Socialist Worker

Labour conference sketch

It’s a miracle that Labour’s grassroots still survive the corporate razzmatazz at the party conference, writes A Mole at Brighton

Issue No. 1971

illustration by Tim Sanders

illustration by Tim Sanders

Strange though it might seem, the Labour Party still runs a regular conference each year, attended by trade unionists, leftish councillors, and (mildly) progressive activists.

But this traditional event has been increasingly overshadowd by the gaggle of ministers, hangers on, careerists and commercial lobbyists that populates the “secure zone” that dominates the centre of Brighton, this year’s conference venue.

This year those delegates that still think “reform” means making things better for ordinary people — as opposed to making more opportunities for corporations — made a little more noise than usual. Small bursts of socialism kept popping up in an otherwise resolutely business friendly event.

This commercial edge was echoed in ministers’ keynote speeches, which mimicked the management gobbledygook of the consultants that hang around the conference like flies on muck.

Tony Blair took the lead with his demand that Labour be the “changemakers” — a slogan that could have come straight out of one of those turgid managerial self-help books sold in airports.

Central to Blair’s speech was the idea that debating globalisation was like asking “whether autumn follows summer”. However, the veteran left wing MP Dennis Skinner won a standing ovation for his speech that directly replied to Blair.

“What are we to do about globalisation?” he asked. “We must ward off the excess of market forces. The foundation of the NHS was interference in the market. Pensions, social security, every health and safety regulation is a disruption in the free flow of the market.”

Skinner was given the platform during a session on campaigning. He was offered up as a dose of the old time religion to motivate the rank and file members that Labour still needs to knock on doors and stuff envelopes at election time.

The contrasts between Labour’s new business friends and its left wing past were everywhere in Brighton. I listened to London mayor Ken Livingstone’s conference speech on a TV screen in front of Metronet’s corporate stand. Metronet took over slices of London’s tube system in a privatisation opposed by Livingstone. The company got into the conference by paying a £6,000 fee.

Trade unions founded, funded and nurtured the Labour Party for just over 100 years, as we were constantly reminded from the platform. But today, businesses simply buy their way into conference.

Tesco decided it wanted a “debate” on the green belt. So environment minister Elliott Morley duly joined David North, the firm’s government affairs director, at a conference fringe meeting.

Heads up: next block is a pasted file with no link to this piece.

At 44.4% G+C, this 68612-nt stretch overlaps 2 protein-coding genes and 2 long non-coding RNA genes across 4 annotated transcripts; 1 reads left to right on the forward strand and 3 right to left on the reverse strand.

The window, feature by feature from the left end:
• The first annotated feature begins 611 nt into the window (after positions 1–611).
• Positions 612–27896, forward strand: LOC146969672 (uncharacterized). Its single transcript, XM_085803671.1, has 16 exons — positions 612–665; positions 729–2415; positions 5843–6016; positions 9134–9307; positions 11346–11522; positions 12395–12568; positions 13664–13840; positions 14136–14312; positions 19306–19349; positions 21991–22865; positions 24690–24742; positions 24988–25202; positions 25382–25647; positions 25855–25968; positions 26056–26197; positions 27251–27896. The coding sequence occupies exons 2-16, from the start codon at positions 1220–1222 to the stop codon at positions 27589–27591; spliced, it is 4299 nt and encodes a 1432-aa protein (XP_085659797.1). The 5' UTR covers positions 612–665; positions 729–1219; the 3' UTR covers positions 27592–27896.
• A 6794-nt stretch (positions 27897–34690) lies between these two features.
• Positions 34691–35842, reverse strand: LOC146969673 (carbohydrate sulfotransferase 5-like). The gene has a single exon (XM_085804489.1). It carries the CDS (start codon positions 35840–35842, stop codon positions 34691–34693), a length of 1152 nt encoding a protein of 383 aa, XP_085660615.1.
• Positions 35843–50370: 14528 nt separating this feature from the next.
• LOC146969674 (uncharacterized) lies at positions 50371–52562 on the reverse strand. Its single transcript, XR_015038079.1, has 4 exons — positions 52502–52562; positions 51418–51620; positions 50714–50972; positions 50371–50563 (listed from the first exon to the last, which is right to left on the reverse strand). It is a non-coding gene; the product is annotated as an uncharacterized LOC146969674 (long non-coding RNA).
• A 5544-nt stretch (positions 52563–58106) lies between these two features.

North is already close to the government, having been a private secretary to Blair and senior policy adviser on environmental matters, before opting for life as a Tesco product in 2002.

The British Bankers Association also sponsored meetings with Labour MPs. Its executive director, Joanna Elson, is another convert from Labour to capital. She was formerly a Labour press officer and assistant to Barbara Roche, the ex-minister who lost her London seat in May because of her support for the Iraq war.

Trade union delegates helped overturn several New Labour policies, including a vote against further use of private firms in the NHS. Health secretary Patricia Hewitt announced she would ignore the result, before heading off to a “drinks reception” paid for by Lodestone Patient Care — one of the firms bidding for operations from the NHS.

This was an invitation only event, and mere mortals like myself could not attend. But I was able to catch up with Hewitt’s dismal managerialism at a meeting on “targets in the public sector” — sponsored by Price Waterhouse Coopers.

Hewitt stared with a fixed grin while Jon Sibson, founder of Price Waterhouse Coopers’ PFI team, droned on about the pressing need to ensure that “user satisfaction is part of the metric”.

The Fabian Society was founded to gradually replace capitalism with socialism, but now they are rapidly moving in the opposite direction. Their drinks reception was paid for by Bell Pottinger — a Tory run PR firm whose clients include arms firm BAE Systems, McDonald’s and privatisation group PPP Forum.

However, when it came to social events there was another option. Billy Bragg topped the bill at a loud, lively and mixed anti-fascist gig held outside the security zone.

So look hard enough and you can still find a progressive, even socialist Labour grassroots. But you have to wade through a lot of corporate gloss to find it.

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Article information

Sat 8 Oct 2005, 00:00 BST
Issue No. 1971
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